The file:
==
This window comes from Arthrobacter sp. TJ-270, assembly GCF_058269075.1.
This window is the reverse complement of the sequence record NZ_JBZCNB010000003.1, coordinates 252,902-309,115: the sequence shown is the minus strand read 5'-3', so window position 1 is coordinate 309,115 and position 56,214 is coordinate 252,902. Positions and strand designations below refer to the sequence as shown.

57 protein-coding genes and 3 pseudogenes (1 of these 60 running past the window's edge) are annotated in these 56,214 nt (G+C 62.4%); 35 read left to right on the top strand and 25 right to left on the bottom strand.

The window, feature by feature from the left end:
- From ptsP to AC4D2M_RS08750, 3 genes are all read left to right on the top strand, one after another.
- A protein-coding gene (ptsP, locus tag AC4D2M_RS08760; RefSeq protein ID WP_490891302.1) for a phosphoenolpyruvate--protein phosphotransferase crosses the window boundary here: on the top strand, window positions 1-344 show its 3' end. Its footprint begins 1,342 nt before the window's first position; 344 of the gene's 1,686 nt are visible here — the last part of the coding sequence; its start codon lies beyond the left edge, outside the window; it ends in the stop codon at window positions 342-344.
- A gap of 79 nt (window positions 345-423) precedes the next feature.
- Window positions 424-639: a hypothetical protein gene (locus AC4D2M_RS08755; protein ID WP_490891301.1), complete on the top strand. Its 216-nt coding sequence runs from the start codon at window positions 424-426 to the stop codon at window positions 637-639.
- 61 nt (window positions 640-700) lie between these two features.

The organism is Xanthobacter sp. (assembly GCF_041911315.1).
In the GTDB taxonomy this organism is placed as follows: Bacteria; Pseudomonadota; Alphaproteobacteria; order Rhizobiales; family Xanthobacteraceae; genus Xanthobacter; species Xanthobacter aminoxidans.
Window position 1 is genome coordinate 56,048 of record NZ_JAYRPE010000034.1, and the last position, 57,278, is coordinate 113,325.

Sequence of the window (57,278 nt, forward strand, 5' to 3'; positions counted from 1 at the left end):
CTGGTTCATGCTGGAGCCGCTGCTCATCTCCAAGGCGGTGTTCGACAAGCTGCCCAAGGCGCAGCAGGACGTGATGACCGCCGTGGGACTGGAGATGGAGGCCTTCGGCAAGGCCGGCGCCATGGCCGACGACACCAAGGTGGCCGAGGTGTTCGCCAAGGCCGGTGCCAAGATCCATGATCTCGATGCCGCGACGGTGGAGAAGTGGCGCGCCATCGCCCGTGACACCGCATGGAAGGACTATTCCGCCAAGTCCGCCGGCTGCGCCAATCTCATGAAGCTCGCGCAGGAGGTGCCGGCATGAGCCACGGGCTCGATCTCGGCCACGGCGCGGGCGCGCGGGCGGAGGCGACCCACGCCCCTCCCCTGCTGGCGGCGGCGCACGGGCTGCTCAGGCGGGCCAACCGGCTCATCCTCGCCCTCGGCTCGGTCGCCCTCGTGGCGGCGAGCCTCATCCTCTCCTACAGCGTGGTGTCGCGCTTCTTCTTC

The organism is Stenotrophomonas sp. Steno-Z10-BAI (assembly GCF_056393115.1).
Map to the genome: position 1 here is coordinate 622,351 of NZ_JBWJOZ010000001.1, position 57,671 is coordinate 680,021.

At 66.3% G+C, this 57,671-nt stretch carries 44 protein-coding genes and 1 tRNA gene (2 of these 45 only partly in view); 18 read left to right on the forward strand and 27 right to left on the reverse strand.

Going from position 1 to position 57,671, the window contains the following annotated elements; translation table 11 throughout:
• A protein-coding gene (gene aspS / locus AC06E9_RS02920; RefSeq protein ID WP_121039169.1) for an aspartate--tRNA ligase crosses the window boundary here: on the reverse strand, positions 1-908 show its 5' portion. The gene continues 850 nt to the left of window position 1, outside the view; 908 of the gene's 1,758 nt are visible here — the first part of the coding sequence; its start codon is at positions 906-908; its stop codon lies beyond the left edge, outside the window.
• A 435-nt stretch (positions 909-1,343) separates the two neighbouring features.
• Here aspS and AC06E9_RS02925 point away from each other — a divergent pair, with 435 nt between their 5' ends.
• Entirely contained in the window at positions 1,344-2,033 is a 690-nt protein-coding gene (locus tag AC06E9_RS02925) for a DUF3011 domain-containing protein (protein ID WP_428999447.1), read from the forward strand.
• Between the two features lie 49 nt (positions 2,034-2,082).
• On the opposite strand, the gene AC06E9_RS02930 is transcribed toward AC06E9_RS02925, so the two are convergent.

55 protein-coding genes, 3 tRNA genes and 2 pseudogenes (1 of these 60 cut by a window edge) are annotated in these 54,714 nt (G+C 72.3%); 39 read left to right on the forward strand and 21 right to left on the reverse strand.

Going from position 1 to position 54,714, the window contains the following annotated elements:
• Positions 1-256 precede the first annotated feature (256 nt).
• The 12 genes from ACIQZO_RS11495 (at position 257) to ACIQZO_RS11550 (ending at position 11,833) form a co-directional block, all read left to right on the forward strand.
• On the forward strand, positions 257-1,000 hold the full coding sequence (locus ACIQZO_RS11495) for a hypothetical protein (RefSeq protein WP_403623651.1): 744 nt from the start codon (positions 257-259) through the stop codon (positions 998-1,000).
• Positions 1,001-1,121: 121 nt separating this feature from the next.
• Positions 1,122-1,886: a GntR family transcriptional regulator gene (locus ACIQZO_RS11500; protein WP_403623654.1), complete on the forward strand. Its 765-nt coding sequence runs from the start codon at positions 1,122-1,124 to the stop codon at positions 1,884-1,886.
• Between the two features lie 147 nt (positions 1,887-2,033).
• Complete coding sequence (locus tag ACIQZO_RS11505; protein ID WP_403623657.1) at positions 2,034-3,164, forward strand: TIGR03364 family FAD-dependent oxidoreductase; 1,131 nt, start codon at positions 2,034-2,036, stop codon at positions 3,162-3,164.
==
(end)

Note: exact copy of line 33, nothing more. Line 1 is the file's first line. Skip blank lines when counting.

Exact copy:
• Complete coding sequence (locus tag ACIQZO_RS11505; protein ID WP_403623657.1) at positions 2,034-3,164, forward strand: TIGR03364 family FAD-dependent oxidoreductase; 1,131 nt, start codon at positions 2,034-2,036, stop codon at positions 3,162-3,164.